Sunday, June 1, 2008

This is Humanity

I've been gone for a while, mainly because of school work. But this is just too important to pass up and not comment on.

I want you to look at this picture:

H/T to the Bad Astronomer.

This is an image of the Phoenix Lander descending through the Martian atmosphere, taken by the Mars HiRISE camera. This is not a photo of the Martian surface taken by a rover - we have those, and they are wonderful and amazing. This is not a photo of the Martian surface taken by an orbiting satellite - we have those and they are likewise amazing. This is a photo of a robot descending to the surface, taken by a orbiting robot which has been going around Mars for years. This is an action shot. But it shows something incredibly important. We have gotten to the point where we can predict, from millions of kilometers away, where one of our probes will be coming through the atmosphere of another world and aim one of our cameras, which is orbiting that world, to take a snap shot at the predicted spot...and lo and behold, there the thing is, in high resolution.

This is astounding. It should take your breath away every time you see it. Just to think about it should floor you. But let's put this in perspective. Around a hundred years ago, this was the bleeding edge of technology:

Think about that. In a little over a hundred years, we have gone from a flight time of a few seconds to sending robotic probes to another planet. This, people, is the march of science. More than that, it is the march of human ingenuity. This is what we do. Humans are naturally curious and creative. We are natural inventors and creative in our use of objects. But here's the important point - with science, a rigorous method of testing and duplicating, we have gained the ability to take vast leaps in technology. And this isn't just about sending probes into the solar system. We have modern medicine, transportation, communications...literally everything that we take for granted every day, and it's thanks to natural human ingenuity focused by scientific rigor. How do we know that science proves anything at all? Well, the practical answer is simply: LOOK AROUND YOU! It works! For a more theoretical answer, check out this book, The Truth of Science by Roger Newton.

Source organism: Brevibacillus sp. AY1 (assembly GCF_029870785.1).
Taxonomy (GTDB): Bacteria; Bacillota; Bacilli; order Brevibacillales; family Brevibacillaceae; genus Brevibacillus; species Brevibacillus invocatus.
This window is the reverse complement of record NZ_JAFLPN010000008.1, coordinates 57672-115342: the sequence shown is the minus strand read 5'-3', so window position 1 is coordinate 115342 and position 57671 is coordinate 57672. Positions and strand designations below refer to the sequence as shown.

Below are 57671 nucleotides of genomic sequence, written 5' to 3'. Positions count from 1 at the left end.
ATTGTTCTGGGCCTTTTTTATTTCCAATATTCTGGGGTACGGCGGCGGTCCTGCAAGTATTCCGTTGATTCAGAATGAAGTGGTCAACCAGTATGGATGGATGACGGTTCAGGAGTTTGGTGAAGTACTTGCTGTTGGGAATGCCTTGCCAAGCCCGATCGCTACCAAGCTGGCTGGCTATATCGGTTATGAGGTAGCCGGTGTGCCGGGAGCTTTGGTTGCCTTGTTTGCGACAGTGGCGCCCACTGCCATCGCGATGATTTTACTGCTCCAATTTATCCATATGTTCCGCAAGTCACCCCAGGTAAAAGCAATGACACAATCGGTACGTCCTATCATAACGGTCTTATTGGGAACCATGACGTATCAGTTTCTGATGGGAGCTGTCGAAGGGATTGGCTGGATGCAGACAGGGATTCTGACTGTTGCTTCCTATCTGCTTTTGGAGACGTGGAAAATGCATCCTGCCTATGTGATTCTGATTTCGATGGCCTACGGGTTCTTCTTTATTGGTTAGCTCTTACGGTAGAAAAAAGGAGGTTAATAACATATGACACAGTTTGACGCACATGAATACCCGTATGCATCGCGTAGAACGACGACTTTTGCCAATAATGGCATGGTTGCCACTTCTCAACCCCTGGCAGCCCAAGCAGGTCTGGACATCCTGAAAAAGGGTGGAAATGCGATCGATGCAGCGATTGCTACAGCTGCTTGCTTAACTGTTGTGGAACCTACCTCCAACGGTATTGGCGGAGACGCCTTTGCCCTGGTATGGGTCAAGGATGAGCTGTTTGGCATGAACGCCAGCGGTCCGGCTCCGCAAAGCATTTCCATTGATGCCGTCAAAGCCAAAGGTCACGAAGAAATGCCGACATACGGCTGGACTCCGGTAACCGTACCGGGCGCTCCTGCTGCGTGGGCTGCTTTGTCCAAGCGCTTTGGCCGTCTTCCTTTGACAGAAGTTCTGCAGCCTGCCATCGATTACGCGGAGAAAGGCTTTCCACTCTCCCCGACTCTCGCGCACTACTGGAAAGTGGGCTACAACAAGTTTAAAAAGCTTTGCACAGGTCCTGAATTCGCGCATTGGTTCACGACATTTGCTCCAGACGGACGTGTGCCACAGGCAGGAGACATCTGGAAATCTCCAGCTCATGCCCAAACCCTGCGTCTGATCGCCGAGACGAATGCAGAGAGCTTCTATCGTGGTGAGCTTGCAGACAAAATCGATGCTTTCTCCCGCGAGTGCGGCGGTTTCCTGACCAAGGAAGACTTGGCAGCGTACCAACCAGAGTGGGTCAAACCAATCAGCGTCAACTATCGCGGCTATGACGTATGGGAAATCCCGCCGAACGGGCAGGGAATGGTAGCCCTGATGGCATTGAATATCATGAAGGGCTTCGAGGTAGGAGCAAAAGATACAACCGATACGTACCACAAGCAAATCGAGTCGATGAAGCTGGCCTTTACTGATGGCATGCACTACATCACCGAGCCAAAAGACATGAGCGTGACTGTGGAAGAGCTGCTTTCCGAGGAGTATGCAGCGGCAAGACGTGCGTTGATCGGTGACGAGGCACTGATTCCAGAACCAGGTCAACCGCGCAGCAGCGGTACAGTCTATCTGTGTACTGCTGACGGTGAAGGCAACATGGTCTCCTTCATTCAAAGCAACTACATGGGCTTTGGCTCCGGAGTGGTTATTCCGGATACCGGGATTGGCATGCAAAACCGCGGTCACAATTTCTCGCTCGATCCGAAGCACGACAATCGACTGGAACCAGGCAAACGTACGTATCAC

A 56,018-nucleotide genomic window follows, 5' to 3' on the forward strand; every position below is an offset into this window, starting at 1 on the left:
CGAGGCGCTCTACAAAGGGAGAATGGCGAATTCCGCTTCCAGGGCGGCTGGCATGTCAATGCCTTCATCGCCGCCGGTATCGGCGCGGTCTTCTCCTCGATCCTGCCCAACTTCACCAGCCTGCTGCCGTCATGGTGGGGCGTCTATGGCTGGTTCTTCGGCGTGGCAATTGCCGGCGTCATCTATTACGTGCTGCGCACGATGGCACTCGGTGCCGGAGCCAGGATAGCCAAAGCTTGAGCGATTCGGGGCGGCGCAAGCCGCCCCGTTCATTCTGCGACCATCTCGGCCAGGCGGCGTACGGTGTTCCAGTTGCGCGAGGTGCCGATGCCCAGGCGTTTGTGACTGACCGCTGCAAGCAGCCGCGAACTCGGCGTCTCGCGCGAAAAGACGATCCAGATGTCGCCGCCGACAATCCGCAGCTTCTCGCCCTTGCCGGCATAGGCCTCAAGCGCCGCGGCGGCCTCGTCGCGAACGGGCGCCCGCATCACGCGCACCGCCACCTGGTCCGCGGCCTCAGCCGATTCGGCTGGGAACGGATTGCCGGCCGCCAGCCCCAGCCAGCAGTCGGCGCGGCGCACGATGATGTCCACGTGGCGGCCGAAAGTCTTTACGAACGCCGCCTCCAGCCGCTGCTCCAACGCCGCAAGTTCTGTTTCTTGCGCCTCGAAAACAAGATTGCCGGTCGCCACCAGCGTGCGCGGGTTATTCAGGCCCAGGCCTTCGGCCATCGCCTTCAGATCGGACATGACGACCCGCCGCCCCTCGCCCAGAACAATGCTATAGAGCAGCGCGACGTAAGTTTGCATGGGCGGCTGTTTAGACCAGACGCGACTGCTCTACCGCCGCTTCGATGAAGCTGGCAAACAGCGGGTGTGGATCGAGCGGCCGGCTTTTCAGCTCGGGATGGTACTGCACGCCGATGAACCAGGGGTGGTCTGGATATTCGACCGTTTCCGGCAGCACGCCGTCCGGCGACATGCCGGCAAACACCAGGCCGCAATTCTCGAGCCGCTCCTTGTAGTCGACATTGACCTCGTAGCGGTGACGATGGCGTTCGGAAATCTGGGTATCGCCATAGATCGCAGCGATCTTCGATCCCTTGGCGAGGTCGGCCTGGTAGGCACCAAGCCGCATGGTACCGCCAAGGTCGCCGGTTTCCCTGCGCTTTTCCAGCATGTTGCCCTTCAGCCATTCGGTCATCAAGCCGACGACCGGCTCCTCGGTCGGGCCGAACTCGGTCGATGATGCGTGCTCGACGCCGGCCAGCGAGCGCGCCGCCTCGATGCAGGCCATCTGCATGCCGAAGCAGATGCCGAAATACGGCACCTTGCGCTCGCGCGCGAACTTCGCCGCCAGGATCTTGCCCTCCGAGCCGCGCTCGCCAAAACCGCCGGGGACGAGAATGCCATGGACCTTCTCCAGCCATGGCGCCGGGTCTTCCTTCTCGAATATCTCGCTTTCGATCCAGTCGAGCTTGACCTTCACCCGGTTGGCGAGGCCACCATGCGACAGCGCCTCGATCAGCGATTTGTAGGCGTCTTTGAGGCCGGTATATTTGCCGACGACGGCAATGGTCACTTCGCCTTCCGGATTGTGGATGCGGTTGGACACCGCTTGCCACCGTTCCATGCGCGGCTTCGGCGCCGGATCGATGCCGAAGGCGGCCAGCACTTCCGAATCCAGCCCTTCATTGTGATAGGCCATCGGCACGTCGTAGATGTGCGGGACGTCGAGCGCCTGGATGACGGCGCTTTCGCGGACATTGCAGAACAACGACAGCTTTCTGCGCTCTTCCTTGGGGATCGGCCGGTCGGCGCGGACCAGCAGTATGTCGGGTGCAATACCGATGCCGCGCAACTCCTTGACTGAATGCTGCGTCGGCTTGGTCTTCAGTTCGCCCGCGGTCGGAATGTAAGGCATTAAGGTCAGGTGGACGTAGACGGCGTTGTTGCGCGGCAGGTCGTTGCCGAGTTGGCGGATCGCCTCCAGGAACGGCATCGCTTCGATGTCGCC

I just can't get over that photo. It represents a milestone in our history as human beings, much in the same way that the Voyager Golden Record. Go look at the things that are on that record and what it represents. This is what we, as humans, can do when we work together with reason and good will.

Of course, there are people who are absolutely opposed to science and this sort of creative enterprise. They want to return to a more primitive, irrational mode of being - ironically, most of them don't want to give up technological advances, just get rid of science and science education...or at least completely redefine science to include their notions of gods or the supernatural. I've spoken about this before, and I don't want to waste time on it now. I think this video is about all the rhetorical force you need to convince yourself of what side of the divide you should be standing on now:

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